The Hemlock Tee by Grainline Studio


Today on the blog I’m going to talk about tees. Now, raise your hand if you don’t like wearing t-shirts. If you raised your hand, get out of here. Just kidding, don’t. But seriously, I’d be hard-pressed to find anyone who thinks t-shirts suck. Of course, with my newfound love for all things sewing, I thought, “New Project??

So…I go to my Pinterest site and do a “tee sewing pattern” search, and I swear, the majority of pins for tee patterns are for “Boxy Tee.” Now, good thing for me, I already know what a boxy tee is. It’s in the name, so you can’t miss it. Basically, what sets it apart from a regular t-shirt is that it is usually cropped in length, and constructed with a much roomier box shape at the torso. This lends to the upper body to take on that “boxy” look.

boxy tee @ Reverb Clothing

Now, while I’m not such a fan of the cropped shirt, I am a big fan of the boxy tee. I noticed for a while now that a lot of style trends today tend to lean toward that “relaxed & airy” look. I actually don’t mind it too much because, gosh, it’s hecka comfortable…when I don’t like the look is when it just get’s downright baggy, saggy, and well, lazy looking. Y’know what I mean?

Anyway, so back to my tee search. Another thing I noticed was that a lot of the DIY boxy tee Pins seemed to have a name in common: The Hemlock Tee. Ok. Now I’m intrigued. I narrow my search to “hemlock tee,” and lo and behold, all kinds of variations of this thing pop up. So I scroll through, and then I land on a Pin showing the Hemlock done in linen.

I’m sold.

As far as boxy silhouettes in apparel go, linen is an ideal textile for that look. It holds it shape well, but depending on the weight used, linen can still be very airy and flowy at the same time. Plus, I already had a few yards of linen in my fabric stash, just waiting to be used. PERFECT!

In order to make the Hemlock Tee you will first need download the pattern. The great thing about this pattern: its FREE! All you need to do is subscribe to the Grainline Studio newsletter and you will receive the pdf pattern in your email. Easy Peasy!

Well, not quite. If you are already familiar with standard clothing patterns and how they work, then you are well aware of the “prep” period that comes before actually using them—the pinning, cutting, tracing, transferring symbols,etc. When it comes to pdf patterns (or any kind of “digital” pattern that you download onto your device), you can expect the same prep period, but also a little bit of extra work.

You see, since digital patterns are meant to be downloaded and printed out, the patterns themselves will be in pieces that you will have to print out and put together to make up the one individual pattern piece. Get it? It’s like a puzzle. The reason for that is because for most of us, our home printers don’t have the capability to hold anything larger than a standard size piece of paper in the paper tray. Usually, digital patterns will consist of several 8.5×11 pages that have the pattern lines on them. Your job, once they are printed, will be to cut and tape them together in the order specified by the directions. Now, you do have the option to get it printed out for you as an already finished pattern, but this would involve finding a printing place that will do that for you. That, and you will need the $$$ to pay for their services. The choice is yours, whatever works best for you. I like the print-at-home method.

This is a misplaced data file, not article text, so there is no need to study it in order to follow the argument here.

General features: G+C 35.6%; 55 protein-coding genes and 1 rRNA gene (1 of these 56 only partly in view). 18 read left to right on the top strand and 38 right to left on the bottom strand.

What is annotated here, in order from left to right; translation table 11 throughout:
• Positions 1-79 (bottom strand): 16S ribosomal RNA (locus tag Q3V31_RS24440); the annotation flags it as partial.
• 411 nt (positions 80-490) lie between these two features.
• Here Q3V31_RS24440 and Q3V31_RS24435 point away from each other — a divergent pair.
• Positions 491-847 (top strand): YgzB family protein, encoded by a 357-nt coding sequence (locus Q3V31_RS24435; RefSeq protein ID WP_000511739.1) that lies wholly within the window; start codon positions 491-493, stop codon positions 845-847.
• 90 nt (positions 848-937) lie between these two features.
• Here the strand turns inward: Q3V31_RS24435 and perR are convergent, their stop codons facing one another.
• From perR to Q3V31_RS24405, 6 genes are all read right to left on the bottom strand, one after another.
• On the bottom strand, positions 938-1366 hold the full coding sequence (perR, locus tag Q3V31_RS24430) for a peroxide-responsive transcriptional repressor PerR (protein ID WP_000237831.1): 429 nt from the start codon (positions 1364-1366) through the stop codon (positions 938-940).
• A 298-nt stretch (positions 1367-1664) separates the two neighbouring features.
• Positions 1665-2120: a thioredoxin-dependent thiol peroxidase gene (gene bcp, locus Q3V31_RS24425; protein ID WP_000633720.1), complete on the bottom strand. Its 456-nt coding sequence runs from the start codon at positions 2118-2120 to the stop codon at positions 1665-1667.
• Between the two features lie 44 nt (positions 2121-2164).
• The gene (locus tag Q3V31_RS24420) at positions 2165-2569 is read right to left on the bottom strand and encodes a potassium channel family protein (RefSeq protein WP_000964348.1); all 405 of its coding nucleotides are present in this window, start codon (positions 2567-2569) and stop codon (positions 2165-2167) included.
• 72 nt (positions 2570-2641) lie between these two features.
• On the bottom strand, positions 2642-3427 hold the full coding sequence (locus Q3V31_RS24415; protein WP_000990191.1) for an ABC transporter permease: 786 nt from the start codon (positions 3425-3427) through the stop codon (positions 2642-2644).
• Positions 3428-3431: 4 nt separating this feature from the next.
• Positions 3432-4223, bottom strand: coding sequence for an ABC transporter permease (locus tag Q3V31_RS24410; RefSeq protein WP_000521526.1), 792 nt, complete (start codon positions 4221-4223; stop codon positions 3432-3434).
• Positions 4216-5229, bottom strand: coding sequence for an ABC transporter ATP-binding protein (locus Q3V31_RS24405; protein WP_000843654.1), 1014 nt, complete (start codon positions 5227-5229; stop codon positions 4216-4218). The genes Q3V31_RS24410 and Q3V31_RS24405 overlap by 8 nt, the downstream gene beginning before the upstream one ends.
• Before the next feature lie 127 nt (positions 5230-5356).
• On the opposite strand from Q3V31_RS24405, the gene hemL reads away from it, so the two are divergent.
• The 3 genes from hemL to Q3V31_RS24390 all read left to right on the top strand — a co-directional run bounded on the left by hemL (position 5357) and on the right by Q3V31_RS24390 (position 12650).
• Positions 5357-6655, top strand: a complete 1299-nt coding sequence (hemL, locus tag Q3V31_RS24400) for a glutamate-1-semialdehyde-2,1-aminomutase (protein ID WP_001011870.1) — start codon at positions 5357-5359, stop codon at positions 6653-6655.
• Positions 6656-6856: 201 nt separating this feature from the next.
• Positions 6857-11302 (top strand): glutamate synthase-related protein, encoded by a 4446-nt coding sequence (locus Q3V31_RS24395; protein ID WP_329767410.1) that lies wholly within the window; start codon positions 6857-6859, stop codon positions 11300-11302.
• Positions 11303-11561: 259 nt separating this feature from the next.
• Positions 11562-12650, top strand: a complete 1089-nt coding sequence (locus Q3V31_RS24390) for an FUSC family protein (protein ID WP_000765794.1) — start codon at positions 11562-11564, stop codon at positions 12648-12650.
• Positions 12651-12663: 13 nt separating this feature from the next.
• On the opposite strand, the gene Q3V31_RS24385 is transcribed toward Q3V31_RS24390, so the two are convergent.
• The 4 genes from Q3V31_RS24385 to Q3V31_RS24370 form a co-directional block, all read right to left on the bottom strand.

Sound like too much work/effort? Don’t worry, it’s actually really easy and more simple than it sounds. here is an example of what a finished pdf pattern will look like:

See how it’s all taped up? Now I can treat it like a regular standard pattern and do all prep work for it before sewing it together.

Ok, so I actually sewed this tee months ago, which means that, unfortunately, I do not have a personal tutorial to show you how I made it. I’m sorry. 😭 BUT, I will make sure to link the Grainline Studio Youtube video sew-along for this tee at the end of this post if you want to make it yourself. Also, I know for sure I will want to make this tee again in the future, so if you are willing to wait for it, a personal tutorial could soon be in the works at a later time. But for now, here is my finished Hemlock Tee:

First of all, don’t laugh at my background and lack of modeling skills. I’m usually really awkward in front of a camera/on video, which is most likely why you won’t see me doing any videos on this blog. But don’t quote me on that just yet, because I am slowly trying to get out of my comfort zone and be more relaxed in front of a screen. Also, remember that I did this sewing project smack in the middle of Quarantine Lockdown, which meant that I couldn’t go out somewhere photo-worthy to showcase my finished product. So in the meantime, my porch is my backdrop.

Anyhoo, to be completely honest, if I saw this top at a store, I would have most likely walked right by it. On the hanger, it looks very large and not really my taste at all. However, when I put it on, I loved it right away. I definitely did not want to crop it, so I opted for mid length. I am a very short person at 5’1”, so this top may be shorter on a taller person. But for me, I thought it was a good length.